Platelet activation, begins within 10 minutes of growth factors secretion. The viability of the platelets and continued release of growth factors into the tissue continues for seven days.
Circulating platelets secrete growth factors such as
- Platelet-derived growth factor (stimulates cell replication, angiogenesis)
- Vascular endothelial growth factor (vessel growth),
- Fibroblast growth factor (Collagen formation)
- Insulin- like growth factor-1 (mediates growth and repair of skeletal muscle),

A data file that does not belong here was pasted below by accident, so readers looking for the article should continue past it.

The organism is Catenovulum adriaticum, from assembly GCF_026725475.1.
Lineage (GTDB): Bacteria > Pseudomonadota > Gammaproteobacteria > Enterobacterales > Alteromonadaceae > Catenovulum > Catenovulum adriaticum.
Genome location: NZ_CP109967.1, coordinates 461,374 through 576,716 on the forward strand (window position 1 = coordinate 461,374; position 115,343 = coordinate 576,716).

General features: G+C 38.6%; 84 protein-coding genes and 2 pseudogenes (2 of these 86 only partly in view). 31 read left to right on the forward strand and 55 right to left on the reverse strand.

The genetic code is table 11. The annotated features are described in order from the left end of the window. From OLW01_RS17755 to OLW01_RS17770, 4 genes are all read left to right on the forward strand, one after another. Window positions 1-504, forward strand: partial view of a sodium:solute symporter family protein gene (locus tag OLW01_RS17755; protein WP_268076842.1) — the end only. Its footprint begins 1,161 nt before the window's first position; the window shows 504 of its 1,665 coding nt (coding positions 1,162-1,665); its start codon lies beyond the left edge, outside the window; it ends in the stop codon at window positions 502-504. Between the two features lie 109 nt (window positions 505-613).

Meantime, the platelets stimulate the influx of macrophages, stem cells and other repair cells, as discussed previously. Micro-trauma created by the injection itself also stimulates influx of macrophages and growth factors as in the case of dextrose Prolotherapy. Once the platelets die (average life span 7-10 days), the macrophages continue wound healing regulation by secreting some of the same growth factors as the platelets did, as well as others.
The amount of initial platelets present in the wound determines the rate of wound healing and explains why PRP used during a surgical procedure speeds recovery. This may be because PRP has a strong effect in the early phase of healing. Use of a “matrix” such as adipose tissue or collagen fibers to hold the PRP material has been used – especially in the case of a large defect.